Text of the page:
Blond-haired boy with Superman costume

April is Autism Awareness Month

Autism is one of the fastest-growing developmental disorders in the United States. In 2014, the CDC identified 1 in 68 children in the U.S. as having Autism Spectrum Disorder (ASD), but today that number might be a staggering 1 in 45. That means one child affected in every two classrooms, 2 million in the United States alone, and tens of millions of families worldwide. Without any widely accepted diagnosis method, treatment plan or cure, families are spending on average $60,000 per year to treat and manage the symptoms of their family members. And although research efforts have increased over the last five years, we still have a long way to go before finding a cure.

What is Autism?

Autism Spectrum Disorder is a serious developmental disorder that impacts the nervous system and impairs the ability to communicate and interact. The range and severity of symptoms can vary widely. Common symptoms include difficulty with communication, difficulty with social interactions, obsessive interests, and repetitive behaviors. Early recognition, as well as behavioral, educational, and family therapies may reduce symptoms and support development and learning. Research has identified more than a hundred autism risk genes. In around 15 percent of cases, a specific genetic cause of a person’s autism can be identified. However, most cases involve a complex and variable combination of genetic risk and environmental factors that influence early brain development. Read more.

Team Elijah

With Autism Spectrum Disorder rising in prevalence, you probably know a family who is living with the disorder already. Kid’s Dentistree’s very own Dr. Lydia has a son named Elijah with ASD. She tells tell her story below:

If you’d like to help families in our community who are affected by Autism, there’s a lot you can do to help! The easiest way to show your support is by wearing blue and tagging #LIUB (Light it Up Blue) or changing your Facebook cover photo to the “Shine a Light on Autism” image at the end of this post. But if you’d like to make a real difference in our community, consider donating or participating in the events listed below. Every donation, big or small, can help make a difference in the lives of families just like Dr. Lydia and Elijah.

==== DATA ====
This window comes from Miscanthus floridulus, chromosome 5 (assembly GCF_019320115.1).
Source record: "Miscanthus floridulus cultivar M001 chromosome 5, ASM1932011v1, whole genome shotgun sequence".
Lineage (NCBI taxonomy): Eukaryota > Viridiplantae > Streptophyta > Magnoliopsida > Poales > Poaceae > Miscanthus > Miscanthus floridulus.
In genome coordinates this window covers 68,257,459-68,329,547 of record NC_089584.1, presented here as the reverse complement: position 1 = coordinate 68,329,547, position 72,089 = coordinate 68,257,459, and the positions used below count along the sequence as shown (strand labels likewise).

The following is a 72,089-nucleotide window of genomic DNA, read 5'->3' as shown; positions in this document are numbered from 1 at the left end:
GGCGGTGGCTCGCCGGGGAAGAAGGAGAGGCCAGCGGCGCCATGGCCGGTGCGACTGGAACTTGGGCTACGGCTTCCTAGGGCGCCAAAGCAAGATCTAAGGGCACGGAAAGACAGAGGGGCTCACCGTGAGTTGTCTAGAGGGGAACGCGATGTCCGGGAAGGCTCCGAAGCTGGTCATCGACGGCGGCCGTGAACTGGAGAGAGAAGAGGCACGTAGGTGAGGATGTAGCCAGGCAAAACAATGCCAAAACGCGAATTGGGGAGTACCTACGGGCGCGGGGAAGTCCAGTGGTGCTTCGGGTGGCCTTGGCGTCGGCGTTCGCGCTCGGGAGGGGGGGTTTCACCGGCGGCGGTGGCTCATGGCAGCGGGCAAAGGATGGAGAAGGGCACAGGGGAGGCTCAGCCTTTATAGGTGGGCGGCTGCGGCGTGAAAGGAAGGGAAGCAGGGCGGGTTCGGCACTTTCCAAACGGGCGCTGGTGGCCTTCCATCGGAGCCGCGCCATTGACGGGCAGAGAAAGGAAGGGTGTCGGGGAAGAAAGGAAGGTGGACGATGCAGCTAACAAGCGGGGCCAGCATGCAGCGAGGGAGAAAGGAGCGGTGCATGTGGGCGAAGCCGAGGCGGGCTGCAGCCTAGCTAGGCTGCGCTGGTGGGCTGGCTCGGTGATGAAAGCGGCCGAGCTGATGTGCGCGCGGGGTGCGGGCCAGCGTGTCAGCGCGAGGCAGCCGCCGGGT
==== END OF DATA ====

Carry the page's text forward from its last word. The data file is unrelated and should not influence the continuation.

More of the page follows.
Light It Up Blue for AUtism - Facebook Cover Photo

Woman holding mug with text that reads "Do's and Don'ts for a Whiter Smile"

11 Do’s And Don’ts for a Whiter Smile

When the American Academy of Cosmetic Dentistry (AACD) asked people what they would most like to improve about their smile, a whiter smile was the overwhelming response.  A whiter, brighter smile gives the impression of youth and good health. As we age, the outer enamel of the teeth gets thinner so that yellowish dentin shows through. Teeth become darker, yellow, and more stained. Certain foods and beverages also undermine a white smile by staining teeth.

The American Dental Association (AACD) and celebrity dentist Jonathan B. Levine, DMD, offer several suggestions for whiter teeth. Follow these tips to achieve a more dazzling, engaging smile.


1. Avoid foods and beverages that stain teeth. Coffee, red wine, cola, tea, and cranberry juice are the main offenders. Soy sauce and blueberries can also stain teeth.

Smiling woman holding cup of coffee

2. Drink staining beverages from a straw. Drinking from a straw reduces the amount of contact staining liquid has with teeth.

Close-up of a woman drinking lemonade with a straw

3. Brush immediately after consuming a staining food or beverage.

Boy with braces brushing his teeth

4. Rinse after eating acidic fruits to prevent erosion of tooth enamel which can make teeth stain more easily.

Woman sipping water

5. Eat an apple or raw vegetable after consuming a staining food or beverage to help remove surface stains.

Healthy woman eating an apple

6. Replace your toothbrush every three months to clean properly and floss to prevent stains between teeth.

Old Toothbrush